National Post

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Saturday, July 17, 1999

Divorce, by the numbers
Two New York professors have devised a formula they say can guarantee a fair and 'envy-free' marital breakup. Their 'Adjusted Winner' algorithm could even be used to solve international conflicts

Robert Uhlig, with files from Elena Cherney and Steve Smith
The Daily Telegraph,with files from the National Post

Marcelo Del Pozo, Reuters
Mick Jagger and Jerry Hall ended their marriage recently with Hall reportedly agreeing to a $23-million settlement. Hall had consulted Anthony Julius, a top divorce lawyer who negotiated Princess of Wales multimillion-dollar split from Prince Charles. The Adjusted Winner formula of professors Steven Brams and Alan Taylor might have saved the two famous couples some money, or at least let them part 'envy-free.'

Agence France-Presse
Jerry Hall in a purple satin evening gown at Vivianne Westwood's 1997 spring-summer fashion show at the Louvre Carrousel.

Divorce lawyers may now be on the verge of obsolescence. Two American academics have devised, and patented, a mathematical formula that can take the stress and envy out of dividing property when a marriage breaks up.

Steven Brams, a political scientist at New York University, and Alan Taylor, a mathematician at Union College in Schenectady, N.Y., believe their algorithm, which they call "Adjusted Winner," can guarantee fair shares for both sides in a financial or alimony dispute.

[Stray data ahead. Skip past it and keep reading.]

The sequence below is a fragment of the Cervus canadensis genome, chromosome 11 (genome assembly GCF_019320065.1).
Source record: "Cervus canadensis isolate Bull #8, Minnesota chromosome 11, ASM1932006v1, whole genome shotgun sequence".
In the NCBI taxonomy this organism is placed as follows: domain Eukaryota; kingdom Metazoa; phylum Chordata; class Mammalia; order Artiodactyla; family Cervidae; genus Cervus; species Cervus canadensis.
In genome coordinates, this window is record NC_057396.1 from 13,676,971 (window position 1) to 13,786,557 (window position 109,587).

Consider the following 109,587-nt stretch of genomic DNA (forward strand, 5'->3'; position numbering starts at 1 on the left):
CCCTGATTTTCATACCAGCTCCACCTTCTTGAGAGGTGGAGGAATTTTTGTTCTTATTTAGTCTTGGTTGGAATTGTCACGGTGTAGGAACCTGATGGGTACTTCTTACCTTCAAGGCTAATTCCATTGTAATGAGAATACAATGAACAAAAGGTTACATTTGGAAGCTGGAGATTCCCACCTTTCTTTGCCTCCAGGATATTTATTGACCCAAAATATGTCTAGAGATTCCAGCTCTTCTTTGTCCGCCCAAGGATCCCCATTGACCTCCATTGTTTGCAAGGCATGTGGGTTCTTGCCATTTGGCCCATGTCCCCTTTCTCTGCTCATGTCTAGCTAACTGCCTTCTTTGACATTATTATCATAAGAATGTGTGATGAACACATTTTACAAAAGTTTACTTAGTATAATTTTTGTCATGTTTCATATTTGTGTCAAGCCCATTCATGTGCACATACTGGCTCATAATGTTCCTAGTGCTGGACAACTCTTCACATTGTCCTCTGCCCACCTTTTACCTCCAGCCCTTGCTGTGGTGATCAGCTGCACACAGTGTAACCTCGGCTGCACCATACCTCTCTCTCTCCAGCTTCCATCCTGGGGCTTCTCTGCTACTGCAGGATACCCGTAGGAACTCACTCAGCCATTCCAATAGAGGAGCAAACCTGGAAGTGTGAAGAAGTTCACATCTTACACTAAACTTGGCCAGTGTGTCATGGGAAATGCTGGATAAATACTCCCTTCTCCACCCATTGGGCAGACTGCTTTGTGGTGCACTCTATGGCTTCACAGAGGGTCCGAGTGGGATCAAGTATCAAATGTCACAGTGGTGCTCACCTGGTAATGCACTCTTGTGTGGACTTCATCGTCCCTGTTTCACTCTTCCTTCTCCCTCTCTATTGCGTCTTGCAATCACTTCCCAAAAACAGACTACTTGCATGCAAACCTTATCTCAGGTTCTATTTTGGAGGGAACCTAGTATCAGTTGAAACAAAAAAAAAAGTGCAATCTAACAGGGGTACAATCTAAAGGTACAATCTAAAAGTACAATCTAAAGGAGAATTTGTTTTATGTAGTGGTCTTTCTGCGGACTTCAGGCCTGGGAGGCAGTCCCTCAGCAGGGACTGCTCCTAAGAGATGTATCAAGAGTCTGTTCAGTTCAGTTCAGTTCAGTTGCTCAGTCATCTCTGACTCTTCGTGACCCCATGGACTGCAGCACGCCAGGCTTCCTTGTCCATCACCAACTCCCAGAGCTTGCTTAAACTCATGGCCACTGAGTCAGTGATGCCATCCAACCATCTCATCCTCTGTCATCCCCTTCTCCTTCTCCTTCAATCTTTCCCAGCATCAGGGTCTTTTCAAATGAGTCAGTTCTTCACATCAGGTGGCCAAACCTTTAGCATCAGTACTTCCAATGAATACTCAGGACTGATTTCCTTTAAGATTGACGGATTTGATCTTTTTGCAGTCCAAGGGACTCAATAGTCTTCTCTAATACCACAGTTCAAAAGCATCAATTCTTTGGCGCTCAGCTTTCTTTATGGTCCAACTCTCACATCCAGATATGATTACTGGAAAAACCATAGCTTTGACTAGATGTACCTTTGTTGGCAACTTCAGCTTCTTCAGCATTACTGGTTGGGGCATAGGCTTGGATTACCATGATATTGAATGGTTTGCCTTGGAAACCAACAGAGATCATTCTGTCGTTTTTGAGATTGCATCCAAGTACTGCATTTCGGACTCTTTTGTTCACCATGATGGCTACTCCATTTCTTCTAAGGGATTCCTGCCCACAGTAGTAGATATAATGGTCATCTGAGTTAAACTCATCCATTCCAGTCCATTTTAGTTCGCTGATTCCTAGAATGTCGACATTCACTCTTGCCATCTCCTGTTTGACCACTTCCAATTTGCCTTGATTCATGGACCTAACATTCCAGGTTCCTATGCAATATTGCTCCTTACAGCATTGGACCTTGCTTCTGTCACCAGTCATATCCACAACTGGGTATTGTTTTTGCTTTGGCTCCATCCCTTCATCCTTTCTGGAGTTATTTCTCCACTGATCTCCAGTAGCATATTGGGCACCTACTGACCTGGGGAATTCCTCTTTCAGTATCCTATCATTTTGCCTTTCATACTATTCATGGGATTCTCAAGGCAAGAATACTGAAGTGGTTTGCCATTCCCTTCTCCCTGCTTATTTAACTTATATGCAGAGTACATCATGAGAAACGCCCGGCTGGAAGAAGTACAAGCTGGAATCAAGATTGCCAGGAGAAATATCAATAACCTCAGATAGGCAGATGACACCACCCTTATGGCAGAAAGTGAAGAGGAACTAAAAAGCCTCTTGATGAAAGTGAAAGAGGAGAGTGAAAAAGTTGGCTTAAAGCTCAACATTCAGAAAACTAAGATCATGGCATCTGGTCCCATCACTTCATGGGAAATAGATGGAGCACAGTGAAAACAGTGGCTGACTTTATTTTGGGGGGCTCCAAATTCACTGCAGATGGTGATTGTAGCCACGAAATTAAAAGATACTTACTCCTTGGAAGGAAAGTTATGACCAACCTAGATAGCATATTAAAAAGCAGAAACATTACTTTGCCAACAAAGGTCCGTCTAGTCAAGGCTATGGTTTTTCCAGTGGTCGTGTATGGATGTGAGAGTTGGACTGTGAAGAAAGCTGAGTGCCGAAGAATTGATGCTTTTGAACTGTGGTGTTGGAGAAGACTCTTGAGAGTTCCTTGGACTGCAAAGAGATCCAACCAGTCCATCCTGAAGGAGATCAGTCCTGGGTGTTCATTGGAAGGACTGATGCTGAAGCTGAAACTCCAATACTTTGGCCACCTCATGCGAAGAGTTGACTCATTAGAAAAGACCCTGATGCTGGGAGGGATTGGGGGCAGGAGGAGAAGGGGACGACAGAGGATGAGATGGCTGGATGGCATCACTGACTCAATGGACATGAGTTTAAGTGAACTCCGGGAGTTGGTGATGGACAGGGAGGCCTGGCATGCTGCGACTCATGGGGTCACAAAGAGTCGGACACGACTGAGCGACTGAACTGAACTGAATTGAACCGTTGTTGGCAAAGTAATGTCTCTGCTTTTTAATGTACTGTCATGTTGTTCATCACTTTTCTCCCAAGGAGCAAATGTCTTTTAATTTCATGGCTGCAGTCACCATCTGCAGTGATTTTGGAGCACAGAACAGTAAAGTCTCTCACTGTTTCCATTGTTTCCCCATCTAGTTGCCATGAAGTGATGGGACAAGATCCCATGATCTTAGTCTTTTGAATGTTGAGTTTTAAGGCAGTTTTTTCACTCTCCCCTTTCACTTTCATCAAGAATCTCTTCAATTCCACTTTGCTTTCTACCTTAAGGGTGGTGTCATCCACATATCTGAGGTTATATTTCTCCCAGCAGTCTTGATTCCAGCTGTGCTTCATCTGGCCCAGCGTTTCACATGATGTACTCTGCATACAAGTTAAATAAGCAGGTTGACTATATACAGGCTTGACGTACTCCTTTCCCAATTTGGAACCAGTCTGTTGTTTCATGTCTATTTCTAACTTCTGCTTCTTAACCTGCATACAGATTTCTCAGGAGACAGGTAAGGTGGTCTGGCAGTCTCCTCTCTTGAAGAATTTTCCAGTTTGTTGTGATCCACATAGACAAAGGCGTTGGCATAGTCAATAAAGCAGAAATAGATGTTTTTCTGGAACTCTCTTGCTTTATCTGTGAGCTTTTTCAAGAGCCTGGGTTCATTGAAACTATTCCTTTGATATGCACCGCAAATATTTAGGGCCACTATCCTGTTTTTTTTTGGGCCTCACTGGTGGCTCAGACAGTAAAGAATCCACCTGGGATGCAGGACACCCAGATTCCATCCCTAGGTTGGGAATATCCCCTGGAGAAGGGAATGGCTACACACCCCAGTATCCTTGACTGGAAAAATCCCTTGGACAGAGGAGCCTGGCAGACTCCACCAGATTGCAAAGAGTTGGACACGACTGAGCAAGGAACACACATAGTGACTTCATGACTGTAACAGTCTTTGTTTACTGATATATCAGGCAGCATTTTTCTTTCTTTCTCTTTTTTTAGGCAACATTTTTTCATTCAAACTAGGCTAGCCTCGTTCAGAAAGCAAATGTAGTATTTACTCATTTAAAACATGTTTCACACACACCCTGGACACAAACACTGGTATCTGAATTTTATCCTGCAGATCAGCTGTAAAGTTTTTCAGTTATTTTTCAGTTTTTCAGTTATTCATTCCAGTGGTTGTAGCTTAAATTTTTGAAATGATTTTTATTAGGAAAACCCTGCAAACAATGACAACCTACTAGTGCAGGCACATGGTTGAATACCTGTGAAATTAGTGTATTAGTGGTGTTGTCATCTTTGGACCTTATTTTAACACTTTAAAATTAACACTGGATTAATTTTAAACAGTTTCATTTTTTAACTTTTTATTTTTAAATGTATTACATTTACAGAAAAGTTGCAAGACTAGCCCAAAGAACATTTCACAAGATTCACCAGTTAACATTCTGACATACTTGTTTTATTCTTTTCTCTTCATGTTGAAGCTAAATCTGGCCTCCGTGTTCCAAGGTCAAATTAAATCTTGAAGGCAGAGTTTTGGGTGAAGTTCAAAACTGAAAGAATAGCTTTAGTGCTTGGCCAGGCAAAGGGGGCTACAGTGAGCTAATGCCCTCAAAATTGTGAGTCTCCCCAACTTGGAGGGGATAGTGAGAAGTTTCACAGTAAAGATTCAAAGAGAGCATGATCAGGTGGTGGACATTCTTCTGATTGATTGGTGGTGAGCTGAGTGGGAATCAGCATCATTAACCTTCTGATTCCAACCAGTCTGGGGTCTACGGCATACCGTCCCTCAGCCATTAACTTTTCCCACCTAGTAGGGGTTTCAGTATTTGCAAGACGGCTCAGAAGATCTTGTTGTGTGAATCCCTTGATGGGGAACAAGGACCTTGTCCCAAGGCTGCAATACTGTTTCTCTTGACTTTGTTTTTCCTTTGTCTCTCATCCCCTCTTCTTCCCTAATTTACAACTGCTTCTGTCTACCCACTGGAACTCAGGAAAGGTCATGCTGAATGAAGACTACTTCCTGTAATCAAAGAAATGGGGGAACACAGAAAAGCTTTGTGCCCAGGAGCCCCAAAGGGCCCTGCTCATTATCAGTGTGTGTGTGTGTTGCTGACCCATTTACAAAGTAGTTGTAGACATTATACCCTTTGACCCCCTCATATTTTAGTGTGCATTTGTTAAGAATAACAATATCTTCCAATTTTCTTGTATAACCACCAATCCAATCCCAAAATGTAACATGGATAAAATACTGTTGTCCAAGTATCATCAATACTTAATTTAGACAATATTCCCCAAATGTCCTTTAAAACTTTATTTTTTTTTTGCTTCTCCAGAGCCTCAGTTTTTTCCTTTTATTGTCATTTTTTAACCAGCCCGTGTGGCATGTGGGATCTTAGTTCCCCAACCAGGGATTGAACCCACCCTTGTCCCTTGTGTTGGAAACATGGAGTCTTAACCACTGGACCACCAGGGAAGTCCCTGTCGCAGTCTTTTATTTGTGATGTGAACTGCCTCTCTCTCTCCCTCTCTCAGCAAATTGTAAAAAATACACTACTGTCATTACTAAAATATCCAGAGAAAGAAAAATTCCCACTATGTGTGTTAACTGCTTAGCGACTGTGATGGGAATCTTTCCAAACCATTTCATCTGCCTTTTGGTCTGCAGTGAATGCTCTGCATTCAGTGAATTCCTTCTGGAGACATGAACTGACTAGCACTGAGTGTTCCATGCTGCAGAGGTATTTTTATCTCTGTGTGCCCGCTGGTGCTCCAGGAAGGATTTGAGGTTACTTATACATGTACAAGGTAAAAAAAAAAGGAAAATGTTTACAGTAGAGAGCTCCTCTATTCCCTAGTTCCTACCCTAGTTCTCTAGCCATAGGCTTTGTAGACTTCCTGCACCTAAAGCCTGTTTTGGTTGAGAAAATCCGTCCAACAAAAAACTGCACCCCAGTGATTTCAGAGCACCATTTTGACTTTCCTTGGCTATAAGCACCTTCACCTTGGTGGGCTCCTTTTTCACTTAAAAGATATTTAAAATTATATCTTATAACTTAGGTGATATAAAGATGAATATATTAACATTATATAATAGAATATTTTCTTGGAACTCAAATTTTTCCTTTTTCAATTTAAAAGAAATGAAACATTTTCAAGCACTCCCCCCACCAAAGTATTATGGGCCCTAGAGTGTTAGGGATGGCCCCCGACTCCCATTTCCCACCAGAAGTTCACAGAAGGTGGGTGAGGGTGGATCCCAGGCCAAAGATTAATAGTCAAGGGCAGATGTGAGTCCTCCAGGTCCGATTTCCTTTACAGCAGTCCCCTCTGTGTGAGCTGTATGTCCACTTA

The two professors came up with the formula after working on a simple mathematical conundrum -- how to divide a cake equally between three or more people.

One of the problems in dividing anything is to make sure the division is "envy-free." With cake, even when all of the pieces are the same size, some pieces might have more icing or decorations, leading to envy among the sharers of the cake.

Using the Adjusted Winner formula, everyone leaves the table believing they have the best piece of cake, (and they get to eat it, too), said Prof. Brams.

But divorce is a more complicated matter than dessert, and avoiding envy can be more difficult and consequential. The Adjusted Winner formula claims to make the split automatically.

It takes into account more than just the financial value of the assets at stake. It also assesses their relative emotional and practical value to each side. Here's how it works:

Both parties in a divorce must first allocate points to each of the items under dispute. The total number of points must add up to 100. Each item goes initially to whoever allocated it the most points, after which there is an adjustment process to square any inequalities.

Take a hypothetical divorcing couple, called Adam and Barbara, who own a townhouse, a holiday cottage and a sports car.

Adam loves the car and gives it 60 points. The townhouse, which he quite likes, he assigns 25 points, and the cottage, which does not particularly interest him, gets his remaining 15 points.